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Photo taken by: Toyoo Mori
Event Description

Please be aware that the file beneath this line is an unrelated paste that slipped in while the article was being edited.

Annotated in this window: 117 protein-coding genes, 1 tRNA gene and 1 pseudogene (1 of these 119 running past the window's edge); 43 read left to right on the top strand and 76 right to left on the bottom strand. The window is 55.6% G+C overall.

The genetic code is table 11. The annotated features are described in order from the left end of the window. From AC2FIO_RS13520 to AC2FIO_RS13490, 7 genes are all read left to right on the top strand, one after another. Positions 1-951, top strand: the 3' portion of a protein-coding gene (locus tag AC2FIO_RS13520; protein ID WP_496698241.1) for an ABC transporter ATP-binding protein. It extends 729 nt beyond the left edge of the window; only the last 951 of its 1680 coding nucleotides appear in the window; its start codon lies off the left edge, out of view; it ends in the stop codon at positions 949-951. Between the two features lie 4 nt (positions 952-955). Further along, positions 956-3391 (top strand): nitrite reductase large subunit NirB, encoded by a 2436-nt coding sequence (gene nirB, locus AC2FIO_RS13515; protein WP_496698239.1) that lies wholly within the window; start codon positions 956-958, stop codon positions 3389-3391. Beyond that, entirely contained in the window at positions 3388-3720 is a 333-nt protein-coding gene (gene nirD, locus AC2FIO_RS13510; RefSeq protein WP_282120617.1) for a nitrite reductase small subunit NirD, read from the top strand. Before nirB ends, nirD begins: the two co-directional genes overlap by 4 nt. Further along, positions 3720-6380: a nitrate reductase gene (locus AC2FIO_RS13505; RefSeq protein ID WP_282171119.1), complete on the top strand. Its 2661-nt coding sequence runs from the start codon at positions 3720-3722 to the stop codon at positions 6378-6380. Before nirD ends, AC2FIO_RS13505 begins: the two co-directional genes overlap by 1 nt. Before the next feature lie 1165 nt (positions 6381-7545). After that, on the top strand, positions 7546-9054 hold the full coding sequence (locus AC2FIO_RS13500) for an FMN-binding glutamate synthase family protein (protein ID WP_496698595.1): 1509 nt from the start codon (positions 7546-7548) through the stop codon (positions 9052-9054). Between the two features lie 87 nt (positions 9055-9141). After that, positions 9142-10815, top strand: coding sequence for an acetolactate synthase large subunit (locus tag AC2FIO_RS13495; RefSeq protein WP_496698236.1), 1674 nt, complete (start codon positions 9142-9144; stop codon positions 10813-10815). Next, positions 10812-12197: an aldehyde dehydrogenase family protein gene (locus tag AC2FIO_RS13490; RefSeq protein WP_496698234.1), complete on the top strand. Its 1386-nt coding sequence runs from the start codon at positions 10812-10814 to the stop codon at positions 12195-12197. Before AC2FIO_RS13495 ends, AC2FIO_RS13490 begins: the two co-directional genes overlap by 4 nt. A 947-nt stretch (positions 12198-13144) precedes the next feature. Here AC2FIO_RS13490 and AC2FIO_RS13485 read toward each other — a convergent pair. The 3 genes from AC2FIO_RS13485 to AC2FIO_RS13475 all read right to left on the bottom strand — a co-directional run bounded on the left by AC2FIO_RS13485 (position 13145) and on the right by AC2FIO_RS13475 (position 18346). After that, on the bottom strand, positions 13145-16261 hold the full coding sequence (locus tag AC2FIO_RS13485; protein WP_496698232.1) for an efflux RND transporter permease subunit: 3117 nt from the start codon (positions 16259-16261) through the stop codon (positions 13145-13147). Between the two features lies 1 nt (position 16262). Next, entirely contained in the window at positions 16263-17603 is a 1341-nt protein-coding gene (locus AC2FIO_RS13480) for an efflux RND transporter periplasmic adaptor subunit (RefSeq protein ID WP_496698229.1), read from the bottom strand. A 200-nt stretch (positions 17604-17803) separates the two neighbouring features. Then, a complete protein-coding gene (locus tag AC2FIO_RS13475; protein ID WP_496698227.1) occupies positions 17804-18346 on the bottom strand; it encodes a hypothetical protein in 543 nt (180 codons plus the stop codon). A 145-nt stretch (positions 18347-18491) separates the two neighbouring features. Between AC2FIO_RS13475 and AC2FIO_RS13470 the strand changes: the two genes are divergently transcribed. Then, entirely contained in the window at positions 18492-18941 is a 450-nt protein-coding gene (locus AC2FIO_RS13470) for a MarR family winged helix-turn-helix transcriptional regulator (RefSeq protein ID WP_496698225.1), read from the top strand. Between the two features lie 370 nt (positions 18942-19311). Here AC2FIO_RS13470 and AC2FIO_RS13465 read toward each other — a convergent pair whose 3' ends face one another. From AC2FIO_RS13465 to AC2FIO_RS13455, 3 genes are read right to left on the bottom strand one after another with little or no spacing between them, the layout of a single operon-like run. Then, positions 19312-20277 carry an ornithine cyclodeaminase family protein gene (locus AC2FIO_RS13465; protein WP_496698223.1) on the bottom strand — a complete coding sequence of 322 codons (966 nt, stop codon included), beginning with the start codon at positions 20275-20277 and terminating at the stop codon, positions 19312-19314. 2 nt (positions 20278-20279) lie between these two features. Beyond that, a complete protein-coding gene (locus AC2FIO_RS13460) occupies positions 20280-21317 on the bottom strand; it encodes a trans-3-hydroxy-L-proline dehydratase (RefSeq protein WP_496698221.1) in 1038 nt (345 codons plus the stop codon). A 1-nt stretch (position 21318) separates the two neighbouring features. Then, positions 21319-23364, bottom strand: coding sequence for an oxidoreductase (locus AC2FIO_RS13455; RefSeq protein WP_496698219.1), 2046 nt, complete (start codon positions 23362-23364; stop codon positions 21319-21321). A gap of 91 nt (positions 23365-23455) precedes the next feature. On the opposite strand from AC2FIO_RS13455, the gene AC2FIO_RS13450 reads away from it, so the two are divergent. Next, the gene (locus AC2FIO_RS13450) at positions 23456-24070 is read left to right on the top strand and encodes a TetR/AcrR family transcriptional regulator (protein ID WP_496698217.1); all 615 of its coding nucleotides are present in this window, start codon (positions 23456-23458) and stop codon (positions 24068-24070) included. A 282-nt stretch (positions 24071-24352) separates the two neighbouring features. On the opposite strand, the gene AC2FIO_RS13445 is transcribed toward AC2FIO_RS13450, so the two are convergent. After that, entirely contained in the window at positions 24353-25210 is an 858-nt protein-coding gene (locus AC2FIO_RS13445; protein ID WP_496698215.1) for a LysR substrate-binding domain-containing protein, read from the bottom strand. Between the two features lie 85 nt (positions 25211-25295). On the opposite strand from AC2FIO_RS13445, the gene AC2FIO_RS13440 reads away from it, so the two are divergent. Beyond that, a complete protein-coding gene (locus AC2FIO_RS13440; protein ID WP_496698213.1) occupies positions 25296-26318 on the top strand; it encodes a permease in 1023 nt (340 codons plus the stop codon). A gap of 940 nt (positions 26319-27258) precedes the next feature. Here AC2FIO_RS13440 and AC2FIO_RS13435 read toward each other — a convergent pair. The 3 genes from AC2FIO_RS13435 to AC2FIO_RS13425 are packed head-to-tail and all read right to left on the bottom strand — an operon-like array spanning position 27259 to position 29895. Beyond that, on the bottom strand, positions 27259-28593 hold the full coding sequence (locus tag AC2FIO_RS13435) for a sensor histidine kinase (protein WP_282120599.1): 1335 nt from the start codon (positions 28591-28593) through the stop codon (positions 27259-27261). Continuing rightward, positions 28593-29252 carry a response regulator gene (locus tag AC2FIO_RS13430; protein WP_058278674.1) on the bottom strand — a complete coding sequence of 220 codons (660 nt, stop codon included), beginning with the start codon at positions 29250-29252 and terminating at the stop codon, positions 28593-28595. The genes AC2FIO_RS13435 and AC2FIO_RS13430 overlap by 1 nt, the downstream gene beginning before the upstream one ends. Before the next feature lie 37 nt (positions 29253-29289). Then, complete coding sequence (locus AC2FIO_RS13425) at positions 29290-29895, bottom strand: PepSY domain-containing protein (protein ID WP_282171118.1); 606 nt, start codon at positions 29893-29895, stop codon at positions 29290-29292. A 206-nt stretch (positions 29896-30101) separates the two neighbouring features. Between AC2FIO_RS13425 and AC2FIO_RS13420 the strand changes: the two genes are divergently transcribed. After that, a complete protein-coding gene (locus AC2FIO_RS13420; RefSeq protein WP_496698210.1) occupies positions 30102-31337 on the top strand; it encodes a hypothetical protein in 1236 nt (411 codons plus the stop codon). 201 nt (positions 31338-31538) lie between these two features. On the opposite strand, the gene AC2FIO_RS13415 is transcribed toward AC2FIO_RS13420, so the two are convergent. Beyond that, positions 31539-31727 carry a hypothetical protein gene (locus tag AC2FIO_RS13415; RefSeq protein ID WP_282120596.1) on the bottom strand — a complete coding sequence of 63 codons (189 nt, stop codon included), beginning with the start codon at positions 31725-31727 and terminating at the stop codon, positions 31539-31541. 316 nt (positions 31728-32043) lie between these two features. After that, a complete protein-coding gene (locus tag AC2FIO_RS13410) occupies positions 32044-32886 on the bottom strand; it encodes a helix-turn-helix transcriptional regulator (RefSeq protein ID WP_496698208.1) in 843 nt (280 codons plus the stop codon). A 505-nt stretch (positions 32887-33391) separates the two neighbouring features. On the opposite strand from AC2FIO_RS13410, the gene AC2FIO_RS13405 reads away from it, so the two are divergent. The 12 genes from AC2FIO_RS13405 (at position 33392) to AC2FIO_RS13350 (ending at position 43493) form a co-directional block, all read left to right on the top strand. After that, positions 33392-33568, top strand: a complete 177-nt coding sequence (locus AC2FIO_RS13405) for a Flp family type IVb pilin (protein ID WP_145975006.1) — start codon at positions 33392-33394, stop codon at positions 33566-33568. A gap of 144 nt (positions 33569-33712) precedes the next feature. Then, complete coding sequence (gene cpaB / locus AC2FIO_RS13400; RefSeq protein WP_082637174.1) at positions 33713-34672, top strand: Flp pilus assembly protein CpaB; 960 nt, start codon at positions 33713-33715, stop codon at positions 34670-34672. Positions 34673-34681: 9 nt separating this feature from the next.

1/7/17 “Kakizome”, the First Calligraphy Writing of the Year, at Arts Mid-Hudson (public event) It is very spiritual and respectful culture, and it’s also lots of fun, to write new Resolution of the year on a long Washi paper with a large brush as big as you want - to lift up the energy and ready to challenge the New Year. That was the traditional Kakizome we remember. So, we should have prepared for the participants’ spirits carrying their own Resolution to write. However, translating English version into proper Japanese Kanji is not so easy “challenge” as some vocabularies could be unexpected or almost impossible to translate. Besides, especially now that anyone could use iPhone to check if we made a mistake, we got to be very careful to come up with correct spelling… So, to avoid embarrassment, as we learned from our previous experience, I advised my staff not to encourage participants to think of any English Resolution. It didn’t work, of course, since some were repeated customers they knew exact what they wanted to write - “Opportunity”, “Focus”, etc etc. Talking about “translation”, I even made a mistake when I mentioned about Chinese readings for the Year of the Rooster in my New Years Greetings - between Premonition and Prediction translated from Japanese “Yokoku”, as they share the same Kanji while not exactly the same meaning in English. Then I went to the Chinese Kakizome though they don’t call it nor practice the same way but it seems more ritual form and signifying “Fortune”. I, of course, noticed two characters among the couplets letters Dr. Guo wrote on red paper with calligraphy ink were “Kin (gold)” and “Niwatori (chicken however in this particular circumstance it is the Rooster)”. So I asked them why the “Rooster”, not chicken in general or hen, but the male chicken who doesn’t even produce eggs, never mind the Golden Eggs. Unfortunately, no one disclosed their secret old legend, if any, which may explain exact the reason why male chicken was chosen by Chinese ancestor, who was as respected as God, except Alice who said in her opinion no female was considered as equal/valuable as male at that time (very good argument there). Then Dr. Guo told us the pronunciation of the two letters “Golden Rooster” is similar to “Good Luck”. As my final conclusion even adopting the Alice’s opinion, since the typical domestic chicken is all white, the colorful male chicken the Rooster who indeed wear perfect gold feather besides the ability to fly, is more likely qualified to become one of the symbolic Zodiac animals, though there is no academic proof of my theory. So, the Rooster it is. Although the idea of the Kakizome in Japanese way is obviously different from the Chinese, we all welcome any positive words such as Fortune, Good luck, Happiness and Success, thus they are the popular characters written at the First Writing of the Year. By the way, Chinese would hang a character of “Fuku (Good luck)” upside down hoping to bring good luck in. As a Japanese I had to fight the strong natural urge to put it back to the normal way to read, however, once heard that I’d dare want to do anything against Chinese old prediction. I only wish I had asked how long I’d have to keep it that way… Thanks to Arts Mid-Hudson who sponsored our Kakizome again. I especially thank to our volunteer members who never hesitate to challenge the Kanji vs. English version of New Years Resolution. I see the very positive year we are facing as we have started with very successful event. Midori Shinye Team Leader
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